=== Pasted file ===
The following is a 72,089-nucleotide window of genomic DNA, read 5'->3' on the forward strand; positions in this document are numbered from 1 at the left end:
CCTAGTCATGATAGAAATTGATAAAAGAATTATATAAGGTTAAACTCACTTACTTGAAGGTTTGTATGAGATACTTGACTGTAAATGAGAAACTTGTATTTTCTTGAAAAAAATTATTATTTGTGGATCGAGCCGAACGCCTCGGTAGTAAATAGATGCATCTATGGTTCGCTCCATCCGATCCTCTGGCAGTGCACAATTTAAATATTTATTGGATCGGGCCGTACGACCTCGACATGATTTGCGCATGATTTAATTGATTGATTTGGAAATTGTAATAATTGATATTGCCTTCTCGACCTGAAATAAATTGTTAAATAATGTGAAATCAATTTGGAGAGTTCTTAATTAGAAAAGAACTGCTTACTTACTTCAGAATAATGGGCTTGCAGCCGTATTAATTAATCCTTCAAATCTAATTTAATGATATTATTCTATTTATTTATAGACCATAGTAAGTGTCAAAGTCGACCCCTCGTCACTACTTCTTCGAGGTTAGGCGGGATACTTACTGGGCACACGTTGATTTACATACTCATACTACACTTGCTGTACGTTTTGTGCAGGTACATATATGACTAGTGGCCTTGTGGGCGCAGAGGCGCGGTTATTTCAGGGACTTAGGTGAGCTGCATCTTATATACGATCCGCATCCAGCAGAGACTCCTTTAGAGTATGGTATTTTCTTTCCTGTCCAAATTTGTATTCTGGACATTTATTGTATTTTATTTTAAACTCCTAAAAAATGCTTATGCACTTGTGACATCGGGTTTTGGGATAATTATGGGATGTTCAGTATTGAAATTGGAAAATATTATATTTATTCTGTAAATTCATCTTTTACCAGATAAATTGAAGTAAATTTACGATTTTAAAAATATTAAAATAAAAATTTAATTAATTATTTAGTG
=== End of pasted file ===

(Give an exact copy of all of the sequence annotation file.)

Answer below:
The following is a 72,089-nucleotide window of genomic DNA, read 5'->3' on the forward strand; positions in this document are numbered from 1 at the left end:
CCTAGTCATGATAGAAATTGATAAAAGAATTATATAAGGTTAAACTCACTTACTTGAAGGTTTGTATGAGATACTTGACTGTAAATGAGAAACTTGTATTTTCTTGAAAAAAATTATTATTTGTGGATCGAGCCGAACGCCTCGGTAGTAAATAGATGCATCTATGGTTCGCTCCATCCGATCCTCTGGCAGTGCACAATTTAAATATTTATTGGATCGGGCCGTACGACCTCGACATGATTTGCGCATGATTTAATTGATTGATTTGGAAATTGTAATAATTGATATTGCCTTCTCGACCTGAAATAAATTGTTAAATAATGTGAAATCAATTTGGAGAGTTCTTAATTAGAAAAGAACTGCTTACTTACTTCAGAATAATGGGCTTGCAGCCGTATTAATTAATCCTTCAAATCTAATTTAATGATATTATTCTATTTATTTATAGACCATAGTAAGTGTCAAAGTCGACCCCTCGTCACTACTTCTTCGAGGTTAGGCGGGATACTTACTGGGCACACGTTGATTTACATACTCATACTACACTTGCTGTACGTTTTGTGCAGGTACATATATGACTAGTGGCCTTGTGGGCGCAGAGGCGCGGTTATTTCAGGGACTTAGGTGAGCTGCATCTTATATACGATCCGCATCCAGCAGAGACTCCTTTAGAGTATGGTATTTTCTTTCCTGTCCAAATTTGTATTCTGGACATTTATTGTATTTTATTTTAAACTCCTAAAAAATGCTTATGCACTTGTGACATCGGGTTTTGGGATAATTATGGGATGTTCAGTATTGAAATTGGAAAATATTATATTTATTCTGTAAATTCATCTTTTACCAGATAAATTGAAGTAAATTTACGATTTTAAAAATATTAAAATAAAAATTTAATTAATTATTTAGTG